DPRK threat actors pose as IT workers.
By Tim Nodar, CyberWire senior staff writer
Oct 23, 2023

Remote work, sure, but it’s better if it’s not coming straight outta Sinanju.

DPRK threat actors pose as IT workers.

The FBI has issued a public service announcement offering “guidance to the international community, the private sector, and the public to better understand and guard against the inadvertent recruitment, hiring, and facilitation” of North Korean IT workers. 

Hiring some talent from parts unknown? Maybe think twice. 

The Bureau notes that “[t]he hiring or supporting of DPRK IT workers continues to pose many risks, ranging from theft of intellectual property, data, and funds, to reputational harm and legal consequences, including sanctions under U.S., ROK, and United Nations (UN) authorities.”

The advisory outlines the following red flags associated with these IT workers:

  • “Unwillingness or inability to appear on camera, conduct video interviews or video meetings; inconsistencies when they do appear on camera, such as time, location, or appearance.
  • “Undue concern about requirements of a drug test or in person meetings and having the inability to do so.
  • “Indications of cheating on coding tests or when answering employment questionnaires and interview questions. These can include excessive pausing, stalling, and eye scanning movements indicating reading, and giving incorrect yet plausible-sounding answers.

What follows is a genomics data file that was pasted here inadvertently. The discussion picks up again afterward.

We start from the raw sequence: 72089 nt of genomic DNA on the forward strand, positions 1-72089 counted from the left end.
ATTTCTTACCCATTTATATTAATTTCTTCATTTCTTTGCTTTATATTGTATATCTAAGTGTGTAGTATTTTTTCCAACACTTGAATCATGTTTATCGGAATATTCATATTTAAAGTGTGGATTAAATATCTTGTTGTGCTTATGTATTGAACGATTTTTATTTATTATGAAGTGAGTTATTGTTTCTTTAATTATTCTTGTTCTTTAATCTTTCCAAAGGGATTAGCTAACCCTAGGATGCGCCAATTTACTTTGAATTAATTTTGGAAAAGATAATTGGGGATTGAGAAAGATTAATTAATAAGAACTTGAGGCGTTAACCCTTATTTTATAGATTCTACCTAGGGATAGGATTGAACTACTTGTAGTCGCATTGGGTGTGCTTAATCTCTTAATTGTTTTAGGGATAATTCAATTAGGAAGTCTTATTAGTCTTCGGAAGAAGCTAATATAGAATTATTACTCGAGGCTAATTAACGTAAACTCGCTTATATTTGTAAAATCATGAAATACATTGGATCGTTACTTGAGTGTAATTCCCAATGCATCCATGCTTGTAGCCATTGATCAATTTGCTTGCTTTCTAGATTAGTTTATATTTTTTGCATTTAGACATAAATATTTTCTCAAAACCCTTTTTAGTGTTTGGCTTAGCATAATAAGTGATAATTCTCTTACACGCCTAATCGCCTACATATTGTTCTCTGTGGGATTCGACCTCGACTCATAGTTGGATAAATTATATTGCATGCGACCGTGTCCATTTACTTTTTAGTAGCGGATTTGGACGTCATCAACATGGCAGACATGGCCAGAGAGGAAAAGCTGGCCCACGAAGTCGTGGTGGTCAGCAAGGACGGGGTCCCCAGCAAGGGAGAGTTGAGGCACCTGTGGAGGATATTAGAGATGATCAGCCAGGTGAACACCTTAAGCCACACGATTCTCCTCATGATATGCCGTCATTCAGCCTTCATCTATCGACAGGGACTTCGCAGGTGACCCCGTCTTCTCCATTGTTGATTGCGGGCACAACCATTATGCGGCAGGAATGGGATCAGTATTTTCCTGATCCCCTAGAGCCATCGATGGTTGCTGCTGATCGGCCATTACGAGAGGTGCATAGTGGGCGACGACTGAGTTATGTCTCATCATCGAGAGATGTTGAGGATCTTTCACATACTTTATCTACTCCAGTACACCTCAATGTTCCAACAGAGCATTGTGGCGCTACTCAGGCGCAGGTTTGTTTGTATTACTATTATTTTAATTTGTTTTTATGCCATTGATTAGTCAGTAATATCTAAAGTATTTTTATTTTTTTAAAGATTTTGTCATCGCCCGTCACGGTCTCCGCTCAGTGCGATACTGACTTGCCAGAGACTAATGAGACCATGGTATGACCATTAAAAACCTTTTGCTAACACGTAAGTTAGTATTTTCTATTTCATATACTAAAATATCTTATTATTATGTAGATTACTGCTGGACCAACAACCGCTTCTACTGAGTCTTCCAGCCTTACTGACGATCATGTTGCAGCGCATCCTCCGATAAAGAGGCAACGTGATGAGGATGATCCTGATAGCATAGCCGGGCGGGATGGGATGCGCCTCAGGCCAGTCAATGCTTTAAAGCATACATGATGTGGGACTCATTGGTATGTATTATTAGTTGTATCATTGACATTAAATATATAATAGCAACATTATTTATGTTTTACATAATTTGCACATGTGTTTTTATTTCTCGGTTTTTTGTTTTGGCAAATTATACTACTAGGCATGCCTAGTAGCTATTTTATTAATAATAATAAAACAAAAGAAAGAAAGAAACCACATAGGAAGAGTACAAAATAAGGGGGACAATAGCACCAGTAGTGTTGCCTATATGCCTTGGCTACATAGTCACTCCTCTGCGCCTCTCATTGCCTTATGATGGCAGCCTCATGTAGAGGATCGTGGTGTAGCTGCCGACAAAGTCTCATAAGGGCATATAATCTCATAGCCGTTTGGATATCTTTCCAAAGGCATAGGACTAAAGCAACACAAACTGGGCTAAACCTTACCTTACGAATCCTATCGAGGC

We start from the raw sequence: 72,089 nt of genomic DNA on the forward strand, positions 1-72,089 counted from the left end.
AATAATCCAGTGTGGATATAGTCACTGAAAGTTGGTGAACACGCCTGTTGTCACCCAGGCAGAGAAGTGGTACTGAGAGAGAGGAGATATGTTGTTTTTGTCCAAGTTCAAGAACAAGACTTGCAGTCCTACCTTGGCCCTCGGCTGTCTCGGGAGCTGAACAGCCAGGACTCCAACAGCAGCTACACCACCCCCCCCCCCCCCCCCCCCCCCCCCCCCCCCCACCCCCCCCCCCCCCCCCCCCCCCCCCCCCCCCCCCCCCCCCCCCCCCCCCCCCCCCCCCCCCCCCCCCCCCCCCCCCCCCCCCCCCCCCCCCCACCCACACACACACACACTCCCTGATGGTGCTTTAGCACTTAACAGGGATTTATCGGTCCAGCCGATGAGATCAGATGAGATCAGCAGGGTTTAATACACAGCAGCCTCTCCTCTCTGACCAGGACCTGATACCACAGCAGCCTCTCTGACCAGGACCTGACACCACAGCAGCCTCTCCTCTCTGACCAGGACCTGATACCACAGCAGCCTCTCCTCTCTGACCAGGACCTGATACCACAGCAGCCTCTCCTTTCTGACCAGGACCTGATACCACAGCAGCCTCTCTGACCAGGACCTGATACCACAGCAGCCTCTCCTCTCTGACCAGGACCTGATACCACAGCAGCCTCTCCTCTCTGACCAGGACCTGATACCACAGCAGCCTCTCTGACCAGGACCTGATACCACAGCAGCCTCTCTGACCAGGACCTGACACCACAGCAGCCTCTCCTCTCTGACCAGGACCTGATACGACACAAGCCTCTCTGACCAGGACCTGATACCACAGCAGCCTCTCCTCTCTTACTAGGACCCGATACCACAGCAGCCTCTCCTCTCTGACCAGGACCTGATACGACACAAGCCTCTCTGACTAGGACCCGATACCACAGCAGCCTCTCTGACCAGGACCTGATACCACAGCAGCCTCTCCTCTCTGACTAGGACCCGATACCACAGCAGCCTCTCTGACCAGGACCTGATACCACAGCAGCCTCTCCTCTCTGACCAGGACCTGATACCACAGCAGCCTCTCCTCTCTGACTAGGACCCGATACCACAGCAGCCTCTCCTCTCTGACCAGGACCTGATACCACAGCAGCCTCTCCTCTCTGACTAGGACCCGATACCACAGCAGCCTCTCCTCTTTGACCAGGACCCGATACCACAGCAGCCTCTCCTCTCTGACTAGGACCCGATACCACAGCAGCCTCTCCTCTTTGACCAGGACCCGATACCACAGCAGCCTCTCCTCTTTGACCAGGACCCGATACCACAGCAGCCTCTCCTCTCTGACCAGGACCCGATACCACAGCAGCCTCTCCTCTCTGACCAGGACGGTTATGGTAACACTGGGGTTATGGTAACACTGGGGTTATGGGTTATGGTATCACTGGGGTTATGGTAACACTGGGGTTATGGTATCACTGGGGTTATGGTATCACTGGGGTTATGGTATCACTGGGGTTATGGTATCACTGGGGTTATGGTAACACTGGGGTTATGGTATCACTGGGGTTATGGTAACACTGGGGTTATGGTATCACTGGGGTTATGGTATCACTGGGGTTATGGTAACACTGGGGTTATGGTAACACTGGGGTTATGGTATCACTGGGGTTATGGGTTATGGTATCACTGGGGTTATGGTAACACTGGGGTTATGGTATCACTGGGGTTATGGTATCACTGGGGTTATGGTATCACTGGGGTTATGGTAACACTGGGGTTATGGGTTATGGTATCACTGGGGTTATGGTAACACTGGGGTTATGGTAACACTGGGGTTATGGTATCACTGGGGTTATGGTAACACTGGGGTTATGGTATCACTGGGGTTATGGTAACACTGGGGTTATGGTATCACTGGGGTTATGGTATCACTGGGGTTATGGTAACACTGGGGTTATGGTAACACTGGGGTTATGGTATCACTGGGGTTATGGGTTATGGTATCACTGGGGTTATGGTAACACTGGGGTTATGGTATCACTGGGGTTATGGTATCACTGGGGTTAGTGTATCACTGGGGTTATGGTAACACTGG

• “Social media and other online profiles that do not match the hired individual's provided resume, multiple online profiles for the same identity with different pictures, or online profiles with no picture.
  • “Home address for provision of laptops or other company materials is a freight forwarding address or rapidly changes upon hiring.
  • “Education on resume is listed as universities in China, Japan, Singapore, Malaysia, or other Asian countries with employment almost exclusively in the United States, the Republic of Korea, and Canada.
  • “Repeated requests for prepayment; anger or aggression when the request is denied.
  • “Threats to release proprietary source codes if additional payments are not made.
  • “Account issues at various providers, change of accounts, and requests to use other freelancer companies or different payment methods
  • “Language preferences are in Korean but the individual claims to be from a non-Korean speaking country or region.”

An insider threat established by infiltration.

Ken Westin, Field CISO at Panther Labs, commented, “This deals in the realm of insider threat and isn’t something security should be responsible for alone, this type of threat requires collaboration between security and HR.”

There’s a role here for traditional vetting, the unglamorous legwork of the background check. “In these cases either someone was not conducting background checks properly or at all, or the North Koreans did a really good job at opsec for these individuals with fake identification and more. Although the awning of money to North Korea is a concern, I think the larger threat is missed: we had potential North Korean spies in many organizations' IT infrastructure with access to sensitive data and one has to wonder if they weren’t also conducting cyber espionage.”